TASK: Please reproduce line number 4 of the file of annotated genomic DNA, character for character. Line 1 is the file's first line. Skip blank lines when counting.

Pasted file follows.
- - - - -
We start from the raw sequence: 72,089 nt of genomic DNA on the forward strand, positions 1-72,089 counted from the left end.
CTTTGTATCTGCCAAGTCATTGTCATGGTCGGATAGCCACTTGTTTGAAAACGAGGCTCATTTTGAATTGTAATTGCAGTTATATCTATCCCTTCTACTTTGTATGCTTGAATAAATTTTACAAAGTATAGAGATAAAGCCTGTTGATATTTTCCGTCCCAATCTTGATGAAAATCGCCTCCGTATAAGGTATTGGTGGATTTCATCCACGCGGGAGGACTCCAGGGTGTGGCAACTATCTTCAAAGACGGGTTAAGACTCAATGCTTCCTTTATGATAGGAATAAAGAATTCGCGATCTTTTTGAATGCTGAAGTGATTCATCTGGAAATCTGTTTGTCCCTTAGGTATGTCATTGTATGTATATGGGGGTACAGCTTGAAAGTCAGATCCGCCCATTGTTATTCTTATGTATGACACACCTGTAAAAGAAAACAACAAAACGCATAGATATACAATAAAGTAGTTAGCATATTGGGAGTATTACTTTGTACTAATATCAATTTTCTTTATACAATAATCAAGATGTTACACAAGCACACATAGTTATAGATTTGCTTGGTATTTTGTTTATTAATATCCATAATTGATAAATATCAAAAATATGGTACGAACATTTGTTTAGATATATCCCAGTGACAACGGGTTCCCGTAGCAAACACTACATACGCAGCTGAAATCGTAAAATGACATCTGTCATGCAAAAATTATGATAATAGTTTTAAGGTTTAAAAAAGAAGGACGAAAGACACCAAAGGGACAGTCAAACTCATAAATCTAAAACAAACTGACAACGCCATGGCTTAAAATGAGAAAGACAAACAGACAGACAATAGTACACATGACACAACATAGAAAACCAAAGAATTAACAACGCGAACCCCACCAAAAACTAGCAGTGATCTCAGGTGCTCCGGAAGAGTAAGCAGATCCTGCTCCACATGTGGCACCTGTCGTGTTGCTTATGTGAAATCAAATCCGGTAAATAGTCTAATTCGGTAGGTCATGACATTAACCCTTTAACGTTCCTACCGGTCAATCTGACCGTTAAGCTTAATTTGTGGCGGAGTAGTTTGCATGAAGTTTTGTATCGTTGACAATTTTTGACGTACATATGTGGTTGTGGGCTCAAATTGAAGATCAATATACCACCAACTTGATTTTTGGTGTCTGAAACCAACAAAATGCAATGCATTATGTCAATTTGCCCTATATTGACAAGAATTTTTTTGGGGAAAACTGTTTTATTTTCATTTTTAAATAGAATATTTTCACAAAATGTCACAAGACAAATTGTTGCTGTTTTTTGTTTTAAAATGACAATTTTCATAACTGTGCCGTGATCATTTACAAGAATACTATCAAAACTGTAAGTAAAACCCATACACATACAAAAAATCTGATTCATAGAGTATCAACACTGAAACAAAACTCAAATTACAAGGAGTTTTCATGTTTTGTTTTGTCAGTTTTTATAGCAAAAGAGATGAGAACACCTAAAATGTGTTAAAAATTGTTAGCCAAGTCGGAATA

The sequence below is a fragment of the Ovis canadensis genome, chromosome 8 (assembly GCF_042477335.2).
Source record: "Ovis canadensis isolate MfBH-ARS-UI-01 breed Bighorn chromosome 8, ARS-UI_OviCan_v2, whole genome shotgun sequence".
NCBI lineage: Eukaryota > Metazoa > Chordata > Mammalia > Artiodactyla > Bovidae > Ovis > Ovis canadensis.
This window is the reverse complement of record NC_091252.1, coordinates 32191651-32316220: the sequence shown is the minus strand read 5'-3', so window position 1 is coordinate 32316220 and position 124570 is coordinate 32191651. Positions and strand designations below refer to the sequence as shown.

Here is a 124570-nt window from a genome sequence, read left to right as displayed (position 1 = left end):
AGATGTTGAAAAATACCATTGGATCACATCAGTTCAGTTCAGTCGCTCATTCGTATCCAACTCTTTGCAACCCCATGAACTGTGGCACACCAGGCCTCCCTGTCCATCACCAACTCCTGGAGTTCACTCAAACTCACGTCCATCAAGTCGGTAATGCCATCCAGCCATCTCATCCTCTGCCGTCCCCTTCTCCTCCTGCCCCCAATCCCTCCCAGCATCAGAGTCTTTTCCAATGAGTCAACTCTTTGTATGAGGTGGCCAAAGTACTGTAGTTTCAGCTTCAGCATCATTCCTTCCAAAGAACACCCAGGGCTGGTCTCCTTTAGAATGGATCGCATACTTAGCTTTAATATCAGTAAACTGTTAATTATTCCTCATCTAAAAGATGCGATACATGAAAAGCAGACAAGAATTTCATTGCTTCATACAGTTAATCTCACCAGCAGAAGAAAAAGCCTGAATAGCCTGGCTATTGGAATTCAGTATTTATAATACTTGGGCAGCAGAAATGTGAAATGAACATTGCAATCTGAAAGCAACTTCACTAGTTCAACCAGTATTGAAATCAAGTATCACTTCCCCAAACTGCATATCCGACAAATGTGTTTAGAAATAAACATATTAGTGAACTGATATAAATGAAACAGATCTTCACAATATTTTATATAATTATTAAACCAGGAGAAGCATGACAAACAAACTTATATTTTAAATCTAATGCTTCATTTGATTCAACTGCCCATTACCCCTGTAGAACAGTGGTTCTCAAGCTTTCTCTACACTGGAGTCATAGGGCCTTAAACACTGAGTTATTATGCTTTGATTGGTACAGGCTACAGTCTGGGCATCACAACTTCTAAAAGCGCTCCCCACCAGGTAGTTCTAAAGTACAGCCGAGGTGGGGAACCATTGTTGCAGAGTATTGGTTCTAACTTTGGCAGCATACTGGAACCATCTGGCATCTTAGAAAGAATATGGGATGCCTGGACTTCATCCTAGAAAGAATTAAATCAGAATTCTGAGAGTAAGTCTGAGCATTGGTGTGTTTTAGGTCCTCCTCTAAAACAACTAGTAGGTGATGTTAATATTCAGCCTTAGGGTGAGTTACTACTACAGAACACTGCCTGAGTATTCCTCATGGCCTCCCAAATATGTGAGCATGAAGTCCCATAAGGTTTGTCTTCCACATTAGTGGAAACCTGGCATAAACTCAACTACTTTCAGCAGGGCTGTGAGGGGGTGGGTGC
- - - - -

Source record: "Ovis canadensis isolate MfBH-ARS-UI-01 breed Bighorn chromosome 8, ARS-UI_OviCan_v2, whole genome shotgun sequence".